NORWALK, Conn. – Lauren Rosato is running on the Republican ticket for a seat on the Norwalk Board of Education. The former president of the Norwalk Education Foundation is among 10 candidates running for four seats on the BOE. NancyOnNorwalk emailed a set of questions to all the candidates and will post the responses as they come in.
NoN: Why are you running for the Board of Ed? What are your qualifications?
LR: I am running for the Board of Education because I believe that the Norwalk school district is at a crucial turning point, and that the board of education, the school system staff, the city leadership, and the school unions must be aligned to turn it in the right direction.
The turning point I speak of is something I personally experienced when I was president of the Norwalk Education Foundation (NEF), the nonprofit of Norwalk Schools. In my six years at NEF, I experienced an unbelievable amount of school staff turnover: five superintendents in six years, administrative leadership turnover in key roles like finance, human resources, technology, special education, curriculum and instruction, and school building turnover, with many of these positions turning over more than once.
An organization the size of Norwalk Schools ($160M budget, 11,000 students, 1,100 employees) cannot continue to experience this type of unsteadiness and deliver a quality product: an excellent public education for all children so that they can compete for jobs in a global economy.
We have an excellent new superintendent with experience in both the private and public sector, who has a vision for the district, and who has already started to implement this vision. The qualifications I possess that will best support this superintendent and our school system to succeed are:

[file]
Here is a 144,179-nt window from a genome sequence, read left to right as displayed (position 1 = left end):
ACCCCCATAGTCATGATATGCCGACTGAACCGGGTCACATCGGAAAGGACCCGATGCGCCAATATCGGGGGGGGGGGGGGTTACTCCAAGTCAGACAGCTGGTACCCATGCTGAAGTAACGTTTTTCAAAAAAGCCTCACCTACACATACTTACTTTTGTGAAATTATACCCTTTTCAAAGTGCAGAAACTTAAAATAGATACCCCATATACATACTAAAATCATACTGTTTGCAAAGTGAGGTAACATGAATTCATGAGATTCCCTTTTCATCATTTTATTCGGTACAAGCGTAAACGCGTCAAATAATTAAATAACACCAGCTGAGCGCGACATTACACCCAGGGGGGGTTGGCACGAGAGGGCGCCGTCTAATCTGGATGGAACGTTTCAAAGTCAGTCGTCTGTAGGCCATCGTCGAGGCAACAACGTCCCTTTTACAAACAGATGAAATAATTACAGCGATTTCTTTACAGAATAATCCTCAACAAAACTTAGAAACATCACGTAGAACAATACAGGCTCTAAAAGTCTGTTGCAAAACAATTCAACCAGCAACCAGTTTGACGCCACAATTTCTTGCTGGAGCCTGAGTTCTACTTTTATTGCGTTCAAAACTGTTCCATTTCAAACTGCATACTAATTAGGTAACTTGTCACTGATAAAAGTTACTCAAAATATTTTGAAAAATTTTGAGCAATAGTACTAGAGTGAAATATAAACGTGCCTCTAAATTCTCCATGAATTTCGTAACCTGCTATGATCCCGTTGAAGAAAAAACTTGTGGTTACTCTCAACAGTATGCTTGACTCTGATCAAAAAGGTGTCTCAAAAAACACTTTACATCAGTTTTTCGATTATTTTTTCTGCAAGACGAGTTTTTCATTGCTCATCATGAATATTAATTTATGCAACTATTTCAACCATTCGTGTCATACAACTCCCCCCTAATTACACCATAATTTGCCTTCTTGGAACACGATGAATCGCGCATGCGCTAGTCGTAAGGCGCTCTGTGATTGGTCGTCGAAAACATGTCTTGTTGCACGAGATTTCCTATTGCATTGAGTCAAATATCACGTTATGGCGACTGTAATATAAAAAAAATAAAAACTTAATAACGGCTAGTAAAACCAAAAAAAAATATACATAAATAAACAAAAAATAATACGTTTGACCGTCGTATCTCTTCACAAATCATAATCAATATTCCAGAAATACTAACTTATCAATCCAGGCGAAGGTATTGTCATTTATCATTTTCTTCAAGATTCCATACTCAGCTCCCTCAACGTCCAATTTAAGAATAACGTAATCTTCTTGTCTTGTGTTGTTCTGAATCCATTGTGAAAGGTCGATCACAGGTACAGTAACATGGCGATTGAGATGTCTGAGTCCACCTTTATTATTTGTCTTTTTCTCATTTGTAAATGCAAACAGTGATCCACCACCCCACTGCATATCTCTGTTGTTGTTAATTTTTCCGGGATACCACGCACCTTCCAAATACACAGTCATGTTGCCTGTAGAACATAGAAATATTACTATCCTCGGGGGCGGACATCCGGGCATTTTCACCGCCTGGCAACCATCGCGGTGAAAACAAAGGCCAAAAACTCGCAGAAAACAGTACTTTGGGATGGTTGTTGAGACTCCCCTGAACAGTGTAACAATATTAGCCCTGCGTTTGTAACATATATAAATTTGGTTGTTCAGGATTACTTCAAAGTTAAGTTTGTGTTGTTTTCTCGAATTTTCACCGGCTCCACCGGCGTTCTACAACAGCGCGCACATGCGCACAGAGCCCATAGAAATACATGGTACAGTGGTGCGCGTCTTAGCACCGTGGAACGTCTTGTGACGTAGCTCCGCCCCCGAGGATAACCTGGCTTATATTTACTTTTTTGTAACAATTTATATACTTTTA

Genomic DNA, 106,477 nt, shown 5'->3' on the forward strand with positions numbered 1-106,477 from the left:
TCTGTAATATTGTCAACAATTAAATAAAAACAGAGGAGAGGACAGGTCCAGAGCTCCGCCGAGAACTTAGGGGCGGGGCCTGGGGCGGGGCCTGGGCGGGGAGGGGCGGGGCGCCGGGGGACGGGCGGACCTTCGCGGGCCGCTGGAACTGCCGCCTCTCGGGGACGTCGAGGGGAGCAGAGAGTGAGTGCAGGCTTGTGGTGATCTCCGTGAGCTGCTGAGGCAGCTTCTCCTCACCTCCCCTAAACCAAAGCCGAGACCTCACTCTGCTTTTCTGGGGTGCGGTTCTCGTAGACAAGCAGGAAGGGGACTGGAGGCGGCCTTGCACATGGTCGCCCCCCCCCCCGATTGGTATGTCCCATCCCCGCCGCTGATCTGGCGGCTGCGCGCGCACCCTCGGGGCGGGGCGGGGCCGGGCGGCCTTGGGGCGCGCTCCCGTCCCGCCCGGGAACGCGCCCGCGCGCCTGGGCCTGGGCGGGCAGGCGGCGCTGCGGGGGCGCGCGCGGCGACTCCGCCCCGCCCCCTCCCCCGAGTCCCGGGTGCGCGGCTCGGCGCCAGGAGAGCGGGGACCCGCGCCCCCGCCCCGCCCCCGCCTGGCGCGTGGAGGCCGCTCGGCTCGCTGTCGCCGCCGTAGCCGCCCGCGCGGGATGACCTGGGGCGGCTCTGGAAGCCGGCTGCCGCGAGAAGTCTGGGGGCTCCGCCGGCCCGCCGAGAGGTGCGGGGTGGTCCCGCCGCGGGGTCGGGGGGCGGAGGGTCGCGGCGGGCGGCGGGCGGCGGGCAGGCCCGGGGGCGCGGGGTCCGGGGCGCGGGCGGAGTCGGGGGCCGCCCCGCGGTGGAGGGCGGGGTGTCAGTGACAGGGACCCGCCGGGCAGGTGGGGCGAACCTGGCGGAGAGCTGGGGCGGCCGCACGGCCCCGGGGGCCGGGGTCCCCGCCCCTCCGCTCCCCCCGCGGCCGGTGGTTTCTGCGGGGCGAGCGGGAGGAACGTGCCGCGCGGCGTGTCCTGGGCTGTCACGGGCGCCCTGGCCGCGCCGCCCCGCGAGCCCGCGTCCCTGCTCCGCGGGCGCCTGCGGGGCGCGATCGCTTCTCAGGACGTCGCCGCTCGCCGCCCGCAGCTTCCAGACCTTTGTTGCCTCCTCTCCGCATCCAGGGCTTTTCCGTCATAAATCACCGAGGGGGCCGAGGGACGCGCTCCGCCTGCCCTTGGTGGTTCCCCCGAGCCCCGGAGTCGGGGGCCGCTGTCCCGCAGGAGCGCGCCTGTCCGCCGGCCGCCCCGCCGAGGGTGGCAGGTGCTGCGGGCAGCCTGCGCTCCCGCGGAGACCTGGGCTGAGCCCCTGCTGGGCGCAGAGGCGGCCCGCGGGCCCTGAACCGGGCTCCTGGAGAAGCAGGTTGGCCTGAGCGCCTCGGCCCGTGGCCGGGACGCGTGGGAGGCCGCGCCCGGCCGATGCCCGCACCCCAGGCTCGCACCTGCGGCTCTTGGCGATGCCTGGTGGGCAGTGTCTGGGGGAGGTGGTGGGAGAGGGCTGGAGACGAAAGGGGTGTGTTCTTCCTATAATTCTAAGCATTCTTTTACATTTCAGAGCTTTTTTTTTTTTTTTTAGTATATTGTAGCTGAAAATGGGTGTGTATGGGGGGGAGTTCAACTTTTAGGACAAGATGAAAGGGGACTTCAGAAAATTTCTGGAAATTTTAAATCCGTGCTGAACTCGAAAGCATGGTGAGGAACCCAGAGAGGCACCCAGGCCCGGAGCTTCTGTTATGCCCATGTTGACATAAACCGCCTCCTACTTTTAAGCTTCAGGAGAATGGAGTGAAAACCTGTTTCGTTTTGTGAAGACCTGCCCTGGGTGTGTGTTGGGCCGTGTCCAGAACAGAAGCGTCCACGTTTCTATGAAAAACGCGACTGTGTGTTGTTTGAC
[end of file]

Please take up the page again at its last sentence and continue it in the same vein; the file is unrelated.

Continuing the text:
• Established relationships from my tenure as NEF president and PTOC secretary with school staff, parents, students, community organizations, private funders, current BOE members, union leadership, city leadership, and state leadership;
• Experience in budgeting and fiscal stewardship from running two nonprofits and running my own international company for 13 years;
• Experience in raising private funds from running two nonprofits, and in my current role as a nonprofit development consultant;
• Experience as a trained debate moderator and community conversation facilitator, most recently facilitating dialogue for Bridgeport Public School teachers. This skill is extremely valuable in getting people to work collaboratively while maintaining civility.
NoN: What are your plans if you get elected? What do you think needs to be addressed? Priorities?
LR: It I get elected I would like to see budget clarity and an improved budgeting process. I would like to see the budgeting process driven by a long-term funding focus on educational outcomes and goals, versus a yearly funding focus by school building. I would like the budgeting process to begin and end earlier, to include all stakeholder input, to take into consideration the financial stress placed on the Norwalk taxpayer, and to document the actual cost of academic classroom instruction versus all other costs, which is what I mean by budget clarity.
If elected I think literacy must be addressed if we are serious about closing the achievement gap, including targeted teacher professional development for improved reading outcomes at all grade levels, and especially in early grades.
I think safety and communication need to be addressed, and that they go hand in hand. With better communication systems and processes, we will improve the safety of our schools.
If elected, my three top priorities are:
• To support the new superintendent and district leadership to succeed in delivering an excellent public education system;
• To maintain fiscal stewardship in the budgeting process while balancing the financial needs of the Norwalk taxpayer with the educational needs of our children;
• To improve communication systems and processes
NoN: A lot of people think the professional staff salaries are too high. Do you concur? If so, what can be done about that?
LR: I believe that excellent teaching and leadership should be rewarded.